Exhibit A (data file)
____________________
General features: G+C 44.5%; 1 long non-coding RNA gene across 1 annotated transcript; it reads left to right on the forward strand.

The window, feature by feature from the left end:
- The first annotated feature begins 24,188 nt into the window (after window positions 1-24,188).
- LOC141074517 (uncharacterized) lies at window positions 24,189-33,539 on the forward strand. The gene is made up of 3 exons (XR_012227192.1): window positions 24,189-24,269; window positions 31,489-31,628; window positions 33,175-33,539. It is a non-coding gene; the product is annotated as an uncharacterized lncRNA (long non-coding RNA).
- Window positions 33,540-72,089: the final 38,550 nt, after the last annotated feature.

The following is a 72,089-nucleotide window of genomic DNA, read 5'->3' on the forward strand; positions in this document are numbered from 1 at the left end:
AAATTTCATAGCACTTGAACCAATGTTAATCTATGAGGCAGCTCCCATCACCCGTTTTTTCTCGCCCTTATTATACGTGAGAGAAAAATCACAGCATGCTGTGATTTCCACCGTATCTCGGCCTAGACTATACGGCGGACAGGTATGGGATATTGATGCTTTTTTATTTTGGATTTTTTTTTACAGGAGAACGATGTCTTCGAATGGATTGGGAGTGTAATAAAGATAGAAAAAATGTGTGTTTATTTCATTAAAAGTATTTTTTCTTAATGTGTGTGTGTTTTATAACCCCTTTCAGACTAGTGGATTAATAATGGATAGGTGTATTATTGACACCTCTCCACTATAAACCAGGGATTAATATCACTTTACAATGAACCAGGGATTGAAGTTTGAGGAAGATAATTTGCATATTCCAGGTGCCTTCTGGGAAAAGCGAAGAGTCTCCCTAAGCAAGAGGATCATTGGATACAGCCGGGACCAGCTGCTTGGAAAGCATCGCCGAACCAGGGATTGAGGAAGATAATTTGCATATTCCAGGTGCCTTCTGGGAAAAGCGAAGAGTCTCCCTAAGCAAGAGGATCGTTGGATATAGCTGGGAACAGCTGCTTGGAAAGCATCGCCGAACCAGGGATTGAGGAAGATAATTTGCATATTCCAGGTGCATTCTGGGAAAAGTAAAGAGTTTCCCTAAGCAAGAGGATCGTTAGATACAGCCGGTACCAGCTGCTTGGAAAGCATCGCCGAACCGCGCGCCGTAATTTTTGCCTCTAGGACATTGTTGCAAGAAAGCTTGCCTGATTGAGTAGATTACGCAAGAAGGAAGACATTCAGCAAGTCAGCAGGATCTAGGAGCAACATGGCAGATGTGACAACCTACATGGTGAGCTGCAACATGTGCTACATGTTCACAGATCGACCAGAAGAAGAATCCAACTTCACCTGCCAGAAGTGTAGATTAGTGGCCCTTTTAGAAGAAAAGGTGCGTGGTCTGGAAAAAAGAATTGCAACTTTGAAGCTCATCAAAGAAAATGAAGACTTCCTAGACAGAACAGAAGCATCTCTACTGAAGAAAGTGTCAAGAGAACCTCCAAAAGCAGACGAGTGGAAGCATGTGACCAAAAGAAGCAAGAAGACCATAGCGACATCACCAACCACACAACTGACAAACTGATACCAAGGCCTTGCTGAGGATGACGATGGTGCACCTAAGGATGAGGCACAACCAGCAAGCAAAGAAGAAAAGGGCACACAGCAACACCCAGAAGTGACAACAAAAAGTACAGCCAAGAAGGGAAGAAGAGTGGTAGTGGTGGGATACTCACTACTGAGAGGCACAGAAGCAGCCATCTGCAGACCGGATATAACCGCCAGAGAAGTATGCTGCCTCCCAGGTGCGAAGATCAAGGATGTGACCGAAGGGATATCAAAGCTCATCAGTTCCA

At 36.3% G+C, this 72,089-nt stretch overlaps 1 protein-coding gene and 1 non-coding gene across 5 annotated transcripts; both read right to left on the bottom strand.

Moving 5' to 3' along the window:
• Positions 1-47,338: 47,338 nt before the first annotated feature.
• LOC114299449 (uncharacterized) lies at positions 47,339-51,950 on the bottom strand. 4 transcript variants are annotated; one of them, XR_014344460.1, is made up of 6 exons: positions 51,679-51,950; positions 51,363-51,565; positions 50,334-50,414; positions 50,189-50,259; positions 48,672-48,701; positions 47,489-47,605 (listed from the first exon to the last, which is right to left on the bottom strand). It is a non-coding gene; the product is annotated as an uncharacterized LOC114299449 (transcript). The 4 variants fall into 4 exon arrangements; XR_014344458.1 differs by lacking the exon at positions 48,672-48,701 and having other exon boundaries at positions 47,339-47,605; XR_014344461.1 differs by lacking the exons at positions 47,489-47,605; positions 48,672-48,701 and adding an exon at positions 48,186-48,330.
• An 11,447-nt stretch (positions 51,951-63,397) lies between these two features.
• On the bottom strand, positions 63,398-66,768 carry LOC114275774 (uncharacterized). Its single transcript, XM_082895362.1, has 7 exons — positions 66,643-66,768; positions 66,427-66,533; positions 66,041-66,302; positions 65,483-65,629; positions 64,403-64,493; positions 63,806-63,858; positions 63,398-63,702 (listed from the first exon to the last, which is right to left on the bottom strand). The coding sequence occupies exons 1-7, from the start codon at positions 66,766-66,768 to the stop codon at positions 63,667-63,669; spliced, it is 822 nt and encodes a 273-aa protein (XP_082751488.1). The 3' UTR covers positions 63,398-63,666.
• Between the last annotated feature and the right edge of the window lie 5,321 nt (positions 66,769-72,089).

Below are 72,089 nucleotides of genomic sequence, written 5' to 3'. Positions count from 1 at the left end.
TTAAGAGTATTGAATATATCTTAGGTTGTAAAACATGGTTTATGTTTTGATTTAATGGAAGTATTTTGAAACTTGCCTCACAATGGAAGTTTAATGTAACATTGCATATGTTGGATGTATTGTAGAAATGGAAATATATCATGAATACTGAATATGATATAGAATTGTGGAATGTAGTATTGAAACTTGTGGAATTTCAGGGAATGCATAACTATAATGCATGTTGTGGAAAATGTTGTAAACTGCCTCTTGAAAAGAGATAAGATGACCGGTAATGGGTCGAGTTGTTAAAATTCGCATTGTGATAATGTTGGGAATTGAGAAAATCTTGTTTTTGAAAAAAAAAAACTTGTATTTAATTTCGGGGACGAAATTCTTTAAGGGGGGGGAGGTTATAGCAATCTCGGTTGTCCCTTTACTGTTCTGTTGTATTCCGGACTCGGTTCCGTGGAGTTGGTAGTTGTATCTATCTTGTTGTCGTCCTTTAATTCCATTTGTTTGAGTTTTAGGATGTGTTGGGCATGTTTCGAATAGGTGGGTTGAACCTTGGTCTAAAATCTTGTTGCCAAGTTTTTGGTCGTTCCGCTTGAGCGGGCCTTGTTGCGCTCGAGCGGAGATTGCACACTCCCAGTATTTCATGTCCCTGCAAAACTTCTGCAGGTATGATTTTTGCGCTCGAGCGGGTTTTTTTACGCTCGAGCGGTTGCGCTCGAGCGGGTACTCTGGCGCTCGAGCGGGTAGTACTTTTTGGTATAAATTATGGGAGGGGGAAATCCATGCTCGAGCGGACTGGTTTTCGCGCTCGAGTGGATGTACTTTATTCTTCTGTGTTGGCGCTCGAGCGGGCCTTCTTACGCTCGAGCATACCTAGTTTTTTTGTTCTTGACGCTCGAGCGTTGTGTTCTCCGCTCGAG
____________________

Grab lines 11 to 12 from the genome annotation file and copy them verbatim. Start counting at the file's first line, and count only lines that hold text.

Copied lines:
• LOC114299449 (uncharacterized) lies at positions 47,339-51,950 on the bottom strand. 4 transcript variants are annotated; one of them, XR_014344460.1, is made up of 6 exons: positions 51,679-51,950; positions 51,363-51,565; positions 50,334-50,414; positions 50,189-50,259; positions 48,672-48,701; positions 47,489-47,605 (listed from the first exon to the last, which is right to left on the bottom strand). It is a non-coding gene; the product is annotated as an uncharacterized LOC114299449 (transcript). The 4 variants fall into 4 exon arrangements; XR_014344458.1 differs by lacking the exon at positions 48,672-48,701 and having other exon boundaries at positions 47,339-47,605; XR_014344461.1 differs by lacking the exons at positions 47,489-47,605; positions 48,672-48,701 and adding an exon at positions 48,186-48,330.
• An 11,447-nt stretch (positions 51,951-63,397) lies between these two features.